An object more specifically is the forming of a read-only memory.
Another object is to make the logic state programming invisible by analysis of the mask for defining the interconnection levels of the structure.
Another object aims at a solution compatible with current circuits for interpreting logic states and especially read-only memories.
To achieve all or part of these objects, as well as others, an embodiment of the present invention provides a method for programming a read-only memory formed of MOS transistors, in which the programming is set by a mask for forming an insulating layer prior to the forming of contacts of active regions of the transistors.
According to an embodiment, the lines for interconnecting several transistors in series in a first direction are formed, with a pattern independent from the programming, in said conductive level.
According to an embodiment, said insulating layer is an oxide and nitride bilayer.
The present invention also provides an interconnection structure between two logic levels of an integrated circuit, comprising, between an active region on a semiconductor substrate and a via connected to an upper conductive level, an insulating layer for masking a lack of interconnection.
The present invention also provides a read-only memory cell formed of a MOS transistor, in which the programming state is set by the presence or not of an insulating layer between an active region and a conductive contact recovery via towards an upper conductive level.
The present invention also provides a read-only memory.
According to an embodiment, tracks for interconnecting drain and source contacts of the transistors in a first direction are uninterrupted.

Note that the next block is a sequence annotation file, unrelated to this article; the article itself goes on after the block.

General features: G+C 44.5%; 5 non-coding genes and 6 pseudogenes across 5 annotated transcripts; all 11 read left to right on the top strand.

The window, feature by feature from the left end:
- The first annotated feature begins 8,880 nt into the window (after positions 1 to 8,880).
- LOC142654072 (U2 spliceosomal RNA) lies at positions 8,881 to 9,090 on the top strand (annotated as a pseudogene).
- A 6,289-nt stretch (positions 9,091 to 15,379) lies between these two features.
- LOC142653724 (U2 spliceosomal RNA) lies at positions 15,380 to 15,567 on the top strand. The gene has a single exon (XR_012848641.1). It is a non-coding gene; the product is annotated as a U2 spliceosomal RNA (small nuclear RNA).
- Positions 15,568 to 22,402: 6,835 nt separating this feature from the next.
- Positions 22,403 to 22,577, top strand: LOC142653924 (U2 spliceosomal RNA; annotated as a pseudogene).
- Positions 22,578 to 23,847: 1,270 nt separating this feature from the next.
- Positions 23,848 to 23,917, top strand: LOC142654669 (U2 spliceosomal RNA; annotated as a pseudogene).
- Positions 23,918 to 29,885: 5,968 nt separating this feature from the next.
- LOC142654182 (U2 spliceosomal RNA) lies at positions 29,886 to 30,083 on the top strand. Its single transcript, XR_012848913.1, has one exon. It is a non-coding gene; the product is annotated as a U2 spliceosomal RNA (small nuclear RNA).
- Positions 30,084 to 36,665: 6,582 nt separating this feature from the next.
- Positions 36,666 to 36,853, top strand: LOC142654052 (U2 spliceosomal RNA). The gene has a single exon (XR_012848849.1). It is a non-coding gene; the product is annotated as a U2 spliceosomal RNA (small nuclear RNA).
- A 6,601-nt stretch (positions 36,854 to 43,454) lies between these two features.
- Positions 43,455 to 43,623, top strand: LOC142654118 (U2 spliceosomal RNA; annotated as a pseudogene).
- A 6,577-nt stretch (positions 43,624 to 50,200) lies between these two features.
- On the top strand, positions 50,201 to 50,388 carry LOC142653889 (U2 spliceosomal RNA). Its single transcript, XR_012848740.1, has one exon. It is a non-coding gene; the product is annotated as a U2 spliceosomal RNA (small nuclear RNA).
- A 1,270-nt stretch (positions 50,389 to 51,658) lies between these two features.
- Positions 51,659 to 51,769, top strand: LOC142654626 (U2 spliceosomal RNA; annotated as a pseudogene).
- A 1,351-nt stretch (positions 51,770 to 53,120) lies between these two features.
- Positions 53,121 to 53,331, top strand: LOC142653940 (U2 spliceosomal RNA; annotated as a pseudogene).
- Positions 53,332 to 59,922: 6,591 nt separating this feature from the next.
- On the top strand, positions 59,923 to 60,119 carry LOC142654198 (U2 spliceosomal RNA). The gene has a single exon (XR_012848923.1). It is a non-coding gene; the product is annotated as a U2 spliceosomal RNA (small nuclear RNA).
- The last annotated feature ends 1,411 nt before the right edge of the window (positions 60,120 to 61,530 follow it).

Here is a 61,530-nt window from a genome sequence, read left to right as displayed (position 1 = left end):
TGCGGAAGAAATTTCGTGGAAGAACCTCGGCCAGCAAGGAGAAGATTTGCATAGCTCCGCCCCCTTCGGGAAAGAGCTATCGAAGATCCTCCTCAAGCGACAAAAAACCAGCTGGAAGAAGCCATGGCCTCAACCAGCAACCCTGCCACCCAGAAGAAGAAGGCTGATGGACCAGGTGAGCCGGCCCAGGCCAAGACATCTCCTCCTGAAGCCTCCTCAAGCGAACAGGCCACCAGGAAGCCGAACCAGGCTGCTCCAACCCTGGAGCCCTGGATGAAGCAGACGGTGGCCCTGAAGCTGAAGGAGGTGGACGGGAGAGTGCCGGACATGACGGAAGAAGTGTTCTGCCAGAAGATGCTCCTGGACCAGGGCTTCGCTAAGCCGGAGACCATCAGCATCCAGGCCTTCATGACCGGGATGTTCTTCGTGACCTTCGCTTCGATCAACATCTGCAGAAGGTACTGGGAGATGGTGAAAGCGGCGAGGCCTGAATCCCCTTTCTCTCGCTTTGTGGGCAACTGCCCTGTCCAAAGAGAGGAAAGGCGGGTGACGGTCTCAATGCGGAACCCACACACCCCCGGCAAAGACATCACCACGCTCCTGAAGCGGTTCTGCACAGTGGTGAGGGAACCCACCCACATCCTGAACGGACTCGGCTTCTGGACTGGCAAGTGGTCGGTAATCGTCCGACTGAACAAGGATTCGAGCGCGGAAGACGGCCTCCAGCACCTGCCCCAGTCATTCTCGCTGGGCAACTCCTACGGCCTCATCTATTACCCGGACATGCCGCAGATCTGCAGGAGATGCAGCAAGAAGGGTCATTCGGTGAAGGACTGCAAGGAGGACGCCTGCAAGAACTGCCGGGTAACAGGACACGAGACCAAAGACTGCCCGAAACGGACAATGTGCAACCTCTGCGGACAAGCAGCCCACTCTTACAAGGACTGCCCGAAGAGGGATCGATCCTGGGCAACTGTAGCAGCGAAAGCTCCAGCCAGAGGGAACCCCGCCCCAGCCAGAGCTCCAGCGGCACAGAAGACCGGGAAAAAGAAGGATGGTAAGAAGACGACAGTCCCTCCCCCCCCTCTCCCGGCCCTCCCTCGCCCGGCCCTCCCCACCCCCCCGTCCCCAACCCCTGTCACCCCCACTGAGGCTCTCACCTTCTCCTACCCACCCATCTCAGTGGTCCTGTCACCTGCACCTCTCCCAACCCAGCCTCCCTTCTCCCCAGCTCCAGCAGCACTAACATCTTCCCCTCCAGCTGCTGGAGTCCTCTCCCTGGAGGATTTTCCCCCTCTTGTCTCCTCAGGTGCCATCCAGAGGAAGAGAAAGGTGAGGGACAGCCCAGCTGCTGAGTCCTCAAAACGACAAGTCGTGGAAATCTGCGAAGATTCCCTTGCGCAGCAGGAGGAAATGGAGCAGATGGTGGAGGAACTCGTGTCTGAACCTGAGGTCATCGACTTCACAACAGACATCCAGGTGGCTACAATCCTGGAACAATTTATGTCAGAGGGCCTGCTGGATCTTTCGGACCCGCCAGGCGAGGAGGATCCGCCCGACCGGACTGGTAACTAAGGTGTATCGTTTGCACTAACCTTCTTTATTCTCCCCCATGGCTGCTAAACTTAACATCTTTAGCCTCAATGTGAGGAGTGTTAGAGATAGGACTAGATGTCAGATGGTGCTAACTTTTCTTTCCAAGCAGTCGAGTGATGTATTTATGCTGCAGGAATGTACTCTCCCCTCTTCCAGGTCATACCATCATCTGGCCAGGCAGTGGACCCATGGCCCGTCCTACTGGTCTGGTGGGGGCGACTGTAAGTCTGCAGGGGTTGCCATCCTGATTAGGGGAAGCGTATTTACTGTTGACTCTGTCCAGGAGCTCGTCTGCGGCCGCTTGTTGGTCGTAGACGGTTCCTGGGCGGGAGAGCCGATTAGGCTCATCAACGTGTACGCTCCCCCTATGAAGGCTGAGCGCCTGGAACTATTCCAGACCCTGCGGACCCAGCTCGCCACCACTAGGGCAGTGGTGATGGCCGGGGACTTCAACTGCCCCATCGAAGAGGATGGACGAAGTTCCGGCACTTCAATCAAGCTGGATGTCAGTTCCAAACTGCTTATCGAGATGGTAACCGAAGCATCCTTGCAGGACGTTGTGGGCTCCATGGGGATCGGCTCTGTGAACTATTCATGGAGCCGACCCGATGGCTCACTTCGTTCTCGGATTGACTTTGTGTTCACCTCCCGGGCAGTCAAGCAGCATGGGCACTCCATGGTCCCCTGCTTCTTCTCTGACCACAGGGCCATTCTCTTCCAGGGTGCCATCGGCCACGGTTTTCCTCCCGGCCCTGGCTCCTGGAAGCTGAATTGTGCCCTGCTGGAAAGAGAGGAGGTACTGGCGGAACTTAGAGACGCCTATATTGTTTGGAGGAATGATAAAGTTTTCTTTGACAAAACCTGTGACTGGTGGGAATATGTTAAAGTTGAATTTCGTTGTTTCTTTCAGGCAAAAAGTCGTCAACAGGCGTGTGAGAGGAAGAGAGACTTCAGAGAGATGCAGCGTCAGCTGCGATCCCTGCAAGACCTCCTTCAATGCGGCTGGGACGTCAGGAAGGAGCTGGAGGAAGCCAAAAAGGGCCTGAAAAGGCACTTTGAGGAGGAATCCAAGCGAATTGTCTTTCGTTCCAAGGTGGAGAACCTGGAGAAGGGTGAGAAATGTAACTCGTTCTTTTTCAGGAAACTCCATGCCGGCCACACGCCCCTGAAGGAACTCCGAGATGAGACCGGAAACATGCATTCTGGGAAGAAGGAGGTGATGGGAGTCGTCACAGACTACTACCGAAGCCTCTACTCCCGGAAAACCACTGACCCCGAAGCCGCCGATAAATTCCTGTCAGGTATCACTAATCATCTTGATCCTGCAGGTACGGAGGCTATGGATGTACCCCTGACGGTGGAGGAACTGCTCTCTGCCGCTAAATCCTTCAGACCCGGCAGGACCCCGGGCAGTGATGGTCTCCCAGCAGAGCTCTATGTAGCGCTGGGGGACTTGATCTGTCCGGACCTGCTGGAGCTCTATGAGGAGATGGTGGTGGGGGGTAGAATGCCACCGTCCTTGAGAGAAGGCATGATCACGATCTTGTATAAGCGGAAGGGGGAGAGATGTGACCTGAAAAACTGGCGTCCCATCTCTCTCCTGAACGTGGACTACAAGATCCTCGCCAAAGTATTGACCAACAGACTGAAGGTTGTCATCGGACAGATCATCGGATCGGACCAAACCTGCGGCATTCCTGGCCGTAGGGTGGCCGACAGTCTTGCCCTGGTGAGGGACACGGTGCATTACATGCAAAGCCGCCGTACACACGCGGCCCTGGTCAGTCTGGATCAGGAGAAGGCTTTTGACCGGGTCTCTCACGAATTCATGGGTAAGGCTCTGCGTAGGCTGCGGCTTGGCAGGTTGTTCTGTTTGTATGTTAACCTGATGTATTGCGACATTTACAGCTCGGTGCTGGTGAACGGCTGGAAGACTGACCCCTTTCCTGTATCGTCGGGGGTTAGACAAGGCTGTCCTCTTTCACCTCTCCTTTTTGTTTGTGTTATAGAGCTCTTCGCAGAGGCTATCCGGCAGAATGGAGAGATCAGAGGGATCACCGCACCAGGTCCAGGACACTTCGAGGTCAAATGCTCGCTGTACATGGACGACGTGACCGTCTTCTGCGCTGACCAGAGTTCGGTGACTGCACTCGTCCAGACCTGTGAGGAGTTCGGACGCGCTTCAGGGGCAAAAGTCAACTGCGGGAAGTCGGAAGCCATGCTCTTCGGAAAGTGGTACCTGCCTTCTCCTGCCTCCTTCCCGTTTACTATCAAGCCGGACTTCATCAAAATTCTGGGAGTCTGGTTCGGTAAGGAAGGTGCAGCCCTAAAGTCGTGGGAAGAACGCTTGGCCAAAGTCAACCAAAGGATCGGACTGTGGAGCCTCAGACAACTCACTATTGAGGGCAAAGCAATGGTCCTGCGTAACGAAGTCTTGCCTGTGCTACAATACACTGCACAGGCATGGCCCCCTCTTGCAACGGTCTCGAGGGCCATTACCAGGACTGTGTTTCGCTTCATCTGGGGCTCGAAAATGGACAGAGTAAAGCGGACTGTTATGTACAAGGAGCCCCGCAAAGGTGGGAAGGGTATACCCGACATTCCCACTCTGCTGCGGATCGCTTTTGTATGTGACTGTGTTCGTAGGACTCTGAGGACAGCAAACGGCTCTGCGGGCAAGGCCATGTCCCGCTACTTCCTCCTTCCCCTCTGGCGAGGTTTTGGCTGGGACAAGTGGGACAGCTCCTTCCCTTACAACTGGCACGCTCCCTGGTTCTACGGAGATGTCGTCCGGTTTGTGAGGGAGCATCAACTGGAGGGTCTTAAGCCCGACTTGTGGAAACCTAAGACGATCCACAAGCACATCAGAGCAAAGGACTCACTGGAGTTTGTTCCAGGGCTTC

The foregoing and other objects, features, and advantages of the present invention will be discussed in detail in the following non-limiting description of specific embodiments in connection with the accompanying drawings.
BRIEF DESCRIPTION OF THE DRAWINGS
FIG. 1 is a partial block diagram of an integrated circuit of the type to which the present invention applies as an example;
FIG. 2 is a block diagram of a read-only memory to which the present invention applies;
FIG. 3 is a partial electric diagram of the cell network of FIG. 2;
FIG. 4 is a top view of the partial network of FIG. 3 programmed in usual fashion;
FIG. 5 is a cross-section view of the network of FIG. 4;
FIGS. 6A, 6B, 6C, 6D, 6E, 6F, 6G, and 6H are cross-section views in a first direction of intermediary states of a read-only memory manufacturing mode;
FIGS. 7A, 7B, 7C, 7D, 7E, 7F, 7G, and 7H are cross-section views in a second direction of intermediary states of a read-only memory manufacturing mode; and
FIG. 8 is a top view of an embodiment of a partial network respecting the electric function of FIG. 3.
The same elements have been designated with the same reference numerals in the different drawings which have been drawn out of scale.
For clarity, only those steps and elements which are useful to the understanding of the present invention have been shown and will be described. In particular, the steps of manufacturing of an integrated circuit to form memory points storing states in non-volatile fashion have not been detailed other than to refer to usual steps of the manufacturing of such elements. Further, what use is made of the read-only memories and of the logic interconnects has not been detailed either, said use being compatible with any usual use of such circuits.